- You will have access to MPs, work with the country leaders. That itself is a pretty big incentive for doing the Fellowship. The fact that you have the ear of an MP (again, depends on who your MP is) makes you feel entirely responsible. It’s very much possible that the speech you work on for your MP may change the way the public perceives him. Something you researched may attract national attention and may even be acted upon by the Govt.
- You will have access to other things through the MPs. Your identity as a member of the MP’s team gives you access to other MPs, heads of research organizations, and invitations to private events involving policy discussions and so on. The fact that you may have the ability to request your MP to raise specific issues in Parliament you feel needed to ask for the country’s welfare.
- For anyone, it’s an excellent opportunity for getting introduced to public policymaking. You end up interacting with so many people. And these are things which you can’t find out about on your own.
- You will know about the functioning of Parliament and the political scenario in India. Even if you’re not a political junkie, you get to know so much just under being in an MP’s office through the Fellowship.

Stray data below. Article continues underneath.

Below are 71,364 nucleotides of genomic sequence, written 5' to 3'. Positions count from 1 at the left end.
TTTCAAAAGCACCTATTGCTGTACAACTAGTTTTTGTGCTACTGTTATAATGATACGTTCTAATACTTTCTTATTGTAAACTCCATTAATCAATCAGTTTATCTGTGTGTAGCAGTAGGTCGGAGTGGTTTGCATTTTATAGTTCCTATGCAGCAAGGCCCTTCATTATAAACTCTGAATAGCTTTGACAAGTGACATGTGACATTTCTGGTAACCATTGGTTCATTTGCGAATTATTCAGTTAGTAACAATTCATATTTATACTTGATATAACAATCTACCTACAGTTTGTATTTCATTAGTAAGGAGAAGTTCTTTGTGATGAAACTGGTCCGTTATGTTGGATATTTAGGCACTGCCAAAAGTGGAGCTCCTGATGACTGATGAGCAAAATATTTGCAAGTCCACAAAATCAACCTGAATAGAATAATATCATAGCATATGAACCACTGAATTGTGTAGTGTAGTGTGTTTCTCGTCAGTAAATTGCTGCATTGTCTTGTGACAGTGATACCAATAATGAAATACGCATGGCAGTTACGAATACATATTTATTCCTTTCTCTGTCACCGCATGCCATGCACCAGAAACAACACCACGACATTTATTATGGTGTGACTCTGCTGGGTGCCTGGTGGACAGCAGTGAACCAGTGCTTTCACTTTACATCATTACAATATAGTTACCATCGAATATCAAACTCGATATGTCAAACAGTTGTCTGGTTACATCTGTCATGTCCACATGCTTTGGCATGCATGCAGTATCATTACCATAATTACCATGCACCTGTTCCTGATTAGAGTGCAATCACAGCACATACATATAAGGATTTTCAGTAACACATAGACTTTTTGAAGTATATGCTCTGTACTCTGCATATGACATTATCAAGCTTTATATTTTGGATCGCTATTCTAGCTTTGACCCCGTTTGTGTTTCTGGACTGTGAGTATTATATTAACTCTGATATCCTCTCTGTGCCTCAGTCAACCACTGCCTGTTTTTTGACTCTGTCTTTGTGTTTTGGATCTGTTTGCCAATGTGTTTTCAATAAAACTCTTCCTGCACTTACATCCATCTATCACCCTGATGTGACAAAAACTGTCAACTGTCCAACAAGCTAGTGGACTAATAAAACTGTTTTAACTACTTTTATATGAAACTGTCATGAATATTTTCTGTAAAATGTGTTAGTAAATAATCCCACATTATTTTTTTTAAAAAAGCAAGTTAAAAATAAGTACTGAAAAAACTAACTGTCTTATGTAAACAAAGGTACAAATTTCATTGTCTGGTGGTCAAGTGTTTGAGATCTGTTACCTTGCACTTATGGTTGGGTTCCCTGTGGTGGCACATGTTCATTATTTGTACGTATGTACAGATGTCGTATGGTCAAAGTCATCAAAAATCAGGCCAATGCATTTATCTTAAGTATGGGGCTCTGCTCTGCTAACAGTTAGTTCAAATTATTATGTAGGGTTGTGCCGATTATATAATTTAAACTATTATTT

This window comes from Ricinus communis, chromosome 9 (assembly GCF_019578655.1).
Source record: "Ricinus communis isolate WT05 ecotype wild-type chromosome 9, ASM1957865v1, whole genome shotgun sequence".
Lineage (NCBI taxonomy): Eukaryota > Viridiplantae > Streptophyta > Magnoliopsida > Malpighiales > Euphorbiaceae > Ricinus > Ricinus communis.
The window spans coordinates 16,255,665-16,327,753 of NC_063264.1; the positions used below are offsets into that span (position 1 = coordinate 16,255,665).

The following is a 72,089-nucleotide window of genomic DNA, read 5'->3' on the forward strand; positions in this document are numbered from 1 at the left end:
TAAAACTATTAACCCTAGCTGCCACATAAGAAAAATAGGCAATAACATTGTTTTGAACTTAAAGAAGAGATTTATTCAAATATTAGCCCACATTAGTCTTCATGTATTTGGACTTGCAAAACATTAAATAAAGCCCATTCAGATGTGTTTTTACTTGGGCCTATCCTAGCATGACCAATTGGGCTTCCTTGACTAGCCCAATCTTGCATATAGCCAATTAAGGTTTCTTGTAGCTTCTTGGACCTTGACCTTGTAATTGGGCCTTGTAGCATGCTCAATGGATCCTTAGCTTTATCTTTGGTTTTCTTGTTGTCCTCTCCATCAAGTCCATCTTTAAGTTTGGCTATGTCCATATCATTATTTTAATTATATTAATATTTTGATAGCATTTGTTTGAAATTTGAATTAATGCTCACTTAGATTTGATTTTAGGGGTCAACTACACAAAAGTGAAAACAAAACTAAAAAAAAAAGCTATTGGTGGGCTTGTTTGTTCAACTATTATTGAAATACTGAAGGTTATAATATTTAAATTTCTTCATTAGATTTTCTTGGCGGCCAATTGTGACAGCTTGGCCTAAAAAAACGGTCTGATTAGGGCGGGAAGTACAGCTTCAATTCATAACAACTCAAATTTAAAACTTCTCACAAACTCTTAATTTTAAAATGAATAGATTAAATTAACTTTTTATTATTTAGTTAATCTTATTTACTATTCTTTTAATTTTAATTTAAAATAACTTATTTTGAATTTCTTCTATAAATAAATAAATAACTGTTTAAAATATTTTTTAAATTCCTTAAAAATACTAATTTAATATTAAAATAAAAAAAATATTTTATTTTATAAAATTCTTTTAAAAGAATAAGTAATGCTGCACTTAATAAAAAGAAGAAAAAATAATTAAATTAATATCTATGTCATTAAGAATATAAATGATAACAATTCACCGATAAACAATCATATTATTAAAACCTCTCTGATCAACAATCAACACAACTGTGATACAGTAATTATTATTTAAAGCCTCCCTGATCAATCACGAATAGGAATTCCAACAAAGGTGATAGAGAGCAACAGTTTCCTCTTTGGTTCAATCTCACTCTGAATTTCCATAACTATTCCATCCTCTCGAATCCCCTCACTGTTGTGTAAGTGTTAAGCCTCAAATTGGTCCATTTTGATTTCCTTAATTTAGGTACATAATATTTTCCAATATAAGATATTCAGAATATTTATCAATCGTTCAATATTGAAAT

- Even PRS does several training sessions on technical issues like research resources, budget documents, passing bills, etc. With all these, you will develop an excellent understanding of what’s happening in the Parliament and the country, and what it means for you. It’s not precisely professional expertise, but it’s a great thing to learn, nevertheless.
- In the end, it will give you a reality to check about how things actually work, and how hard-working most MPs (individually) are. We wouldn’t say that it will provide you with a great idea about how politics work, because many MPs don’t involve their Fellows in that kind of work, but it gives you a broad picture of that too if nothing else.
- Most importantly, after the Fellowship, the exposure you will have without involving in the politics directly, nowhere you will have. Later, you may become the critics of the public policy; you may have the offer for work from any politicians who liked your work and worked for the nation in a better position.
LAMP Fellowship Dates
For the year 2020-21, the application window has been closed (Lamp Fellowship’s last date was 26th January 2020). The next application window is expected to begin from January 2021 (tentative). The Fellowship starts from the middle of June every year and concludes in the following April – May (subject to the Parliamentary calendar).